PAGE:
|at Two Writing Teachers!|
She had just showed us a video of Sarah Kay's "Montauk", asking us to choose a line that spoke to us and write from it. Immediately, I knew I had to write to "The landmarks are the same."
When she asked us to stop a few minutes later, I wanted to keep going. (As she noted, that's exactly the goal of quick-writes -- to make student writers hungry to write more!) Then she asked us to spend a couple of minutes to improve what we'd written. Although I continually revise as I write (I do NOT tend to follow the rules of quick-writing well!), I still enjoyed the opportunity to look back at what I'd written and make a few changes. (I'd never heard of incorporating revision after quick-writing, but it's definitely something I want to implement with my students! Penny said this is a new idea she's tried since writing Write Beside Them.)
This is what I got:
I was fine until she told us to share with someone near us. My mom was beside me, and I knew she'd cry. I couldn't even read my work -- I just said "Marietta" and we sat there crying, alone together in the midst of the busy hum of sharing. Crying for old memories that can't be recreated. Crying for the way a familiar place can feel so empty even though it hasn't changed. Crying for a town that's not the same with my grandparents gone and my cousins moved away.
At least I can capture it in writing.
After the winding drive down through the hills, the landmarks are the same: The rushing river spanned by the angled strength of its steel bridge. The charming riverboat-era hotel filled with memories of grandeur. The rusty streetcar rails running down uneven brick streets, past antique storefronts still emblazoned with echoes of the past. The hauntingly steadfast Hopewell mound that towers over the small marble stones marking generations of slumbering history: Putnam, Whipple, Stacy, Dawes.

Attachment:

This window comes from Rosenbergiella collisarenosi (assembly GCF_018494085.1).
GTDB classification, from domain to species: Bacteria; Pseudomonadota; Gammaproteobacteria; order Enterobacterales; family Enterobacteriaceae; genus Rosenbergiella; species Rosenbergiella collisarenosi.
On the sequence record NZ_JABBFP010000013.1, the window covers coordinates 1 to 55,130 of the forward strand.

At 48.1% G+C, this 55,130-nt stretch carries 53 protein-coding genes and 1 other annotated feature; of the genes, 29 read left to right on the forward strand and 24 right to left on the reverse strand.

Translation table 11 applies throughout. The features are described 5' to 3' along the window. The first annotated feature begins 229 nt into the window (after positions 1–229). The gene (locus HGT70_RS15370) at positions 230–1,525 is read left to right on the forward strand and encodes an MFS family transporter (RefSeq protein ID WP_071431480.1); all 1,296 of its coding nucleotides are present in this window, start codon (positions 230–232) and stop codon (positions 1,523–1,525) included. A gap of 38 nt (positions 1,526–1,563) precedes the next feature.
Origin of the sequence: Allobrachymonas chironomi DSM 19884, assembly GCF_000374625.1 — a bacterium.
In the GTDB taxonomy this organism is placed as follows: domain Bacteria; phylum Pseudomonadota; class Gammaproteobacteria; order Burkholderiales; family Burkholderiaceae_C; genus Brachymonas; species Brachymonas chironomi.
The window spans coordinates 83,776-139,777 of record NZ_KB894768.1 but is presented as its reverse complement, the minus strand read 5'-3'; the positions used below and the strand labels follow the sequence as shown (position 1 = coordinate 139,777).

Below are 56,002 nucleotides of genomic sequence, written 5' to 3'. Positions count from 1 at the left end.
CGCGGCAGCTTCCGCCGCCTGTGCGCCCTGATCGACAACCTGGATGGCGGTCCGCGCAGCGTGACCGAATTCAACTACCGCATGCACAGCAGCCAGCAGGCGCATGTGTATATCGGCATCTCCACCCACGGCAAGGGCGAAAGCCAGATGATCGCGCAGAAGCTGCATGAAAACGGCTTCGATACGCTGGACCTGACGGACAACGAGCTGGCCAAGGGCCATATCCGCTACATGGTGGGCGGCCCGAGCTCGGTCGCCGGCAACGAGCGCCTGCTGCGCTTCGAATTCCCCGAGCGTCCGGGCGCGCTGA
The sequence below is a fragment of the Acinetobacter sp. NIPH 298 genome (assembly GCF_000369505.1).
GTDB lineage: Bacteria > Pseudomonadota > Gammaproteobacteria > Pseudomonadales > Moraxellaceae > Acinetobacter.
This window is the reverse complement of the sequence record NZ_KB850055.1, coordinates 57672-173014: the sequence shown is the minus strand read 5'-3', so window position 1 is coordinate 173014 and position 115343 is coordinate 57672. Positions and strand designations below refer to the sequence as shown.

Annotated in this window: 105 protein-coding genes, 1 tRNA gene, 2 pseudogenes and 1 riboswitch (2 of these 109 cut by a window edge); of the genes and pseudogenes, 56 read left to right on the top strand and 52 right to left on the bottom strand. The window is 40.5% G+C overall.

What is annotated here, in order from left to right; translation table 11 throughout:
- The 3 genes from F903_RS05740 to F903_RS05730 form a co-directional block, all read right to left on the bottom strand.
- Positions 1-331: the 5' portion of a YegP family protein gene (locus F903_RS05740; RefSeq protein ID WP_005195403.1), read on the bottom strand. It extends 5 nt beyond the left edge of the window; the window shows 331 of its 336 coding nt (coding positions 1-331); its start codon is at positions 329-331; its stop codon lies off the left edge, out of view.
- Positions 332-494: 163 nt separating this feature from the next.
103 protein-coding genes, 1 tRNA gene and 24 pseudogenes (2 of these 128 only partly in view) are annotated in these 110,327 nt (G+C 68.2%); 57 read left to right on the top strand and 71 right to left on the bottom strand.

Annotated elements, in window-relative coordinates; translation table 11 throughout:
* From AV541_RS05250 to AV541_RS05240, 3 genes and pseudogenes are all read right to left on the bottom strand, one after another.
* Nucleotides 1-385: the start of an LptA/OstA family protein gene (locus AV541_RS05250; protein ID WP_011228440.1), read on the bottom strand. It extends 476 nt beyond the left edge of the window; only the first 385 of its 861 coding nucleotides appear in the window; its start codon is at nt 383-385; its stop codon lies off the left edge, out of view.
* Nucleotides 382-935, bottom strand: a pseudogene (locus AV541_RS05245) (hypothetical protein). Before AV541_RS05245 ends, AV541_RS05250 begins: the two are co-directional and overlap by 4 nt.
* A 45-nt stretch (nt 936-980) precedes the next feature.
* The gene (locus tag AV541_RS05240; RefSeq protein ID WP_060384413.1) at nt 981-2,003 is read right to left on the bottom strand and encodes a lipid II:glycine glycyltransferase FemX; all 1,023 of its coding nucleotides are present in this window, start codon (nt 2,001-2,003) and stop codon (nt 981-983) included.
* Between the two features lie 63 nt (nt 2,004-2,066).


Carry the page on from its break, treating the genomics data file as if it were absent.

And on the corner of 7th and Wooster, the house is still the same too. The squirrel feeder that made my cousins and me erupt in fits of laughter still spins in the front yard. The pewter eagle still surveys the sidewalk from its perch above the doorway. The noisy air conditioners that never put out quite enough cold air still hang from the upstairs windows. The deck my dad helped build still hangs precariously out toward the holler. The same maroon shutters. The same vertical blinds. The same astroturf-covered porch. If I walked up those stairs, could I just open the door and walk in to the sound of a John Wayne movie? Would Granddaddy be sprawled in his easy chair, his cane leaning against a TV tray? Would Nannie walk in with a fresh bag of iced cookies from Big Bear? Would my cousins arrive any minute, throwing the house into a chaotic frenzy?
But now, when we park in front of the house, we walk up broken bricks and around the corner towards the ancient mound. We notice those venerable old names and look for new ones. We wipe the leaves off the cold stone, put out new decorations, straighten the flags, and remember.
Then we walk back over the upheaved sidewalks, back through the quaint streets, back past the huge holly hedges that now nearly obscure the house. We drive downtown to stroll through the shops and look out over the levee. "When you're down by the river, drop in!" Granddaddy's words come out of Mommy's mouth. But there's nowhere to drop in to anymore. So we savor memories over creamy Broughton's ice cream and head back out onto the highway, over the hills, and into the present.
The landmarks are the same, but the heartbeat is gone.
|The Delta Queen leaving after its last voyage to Marietta, a few summers ago.|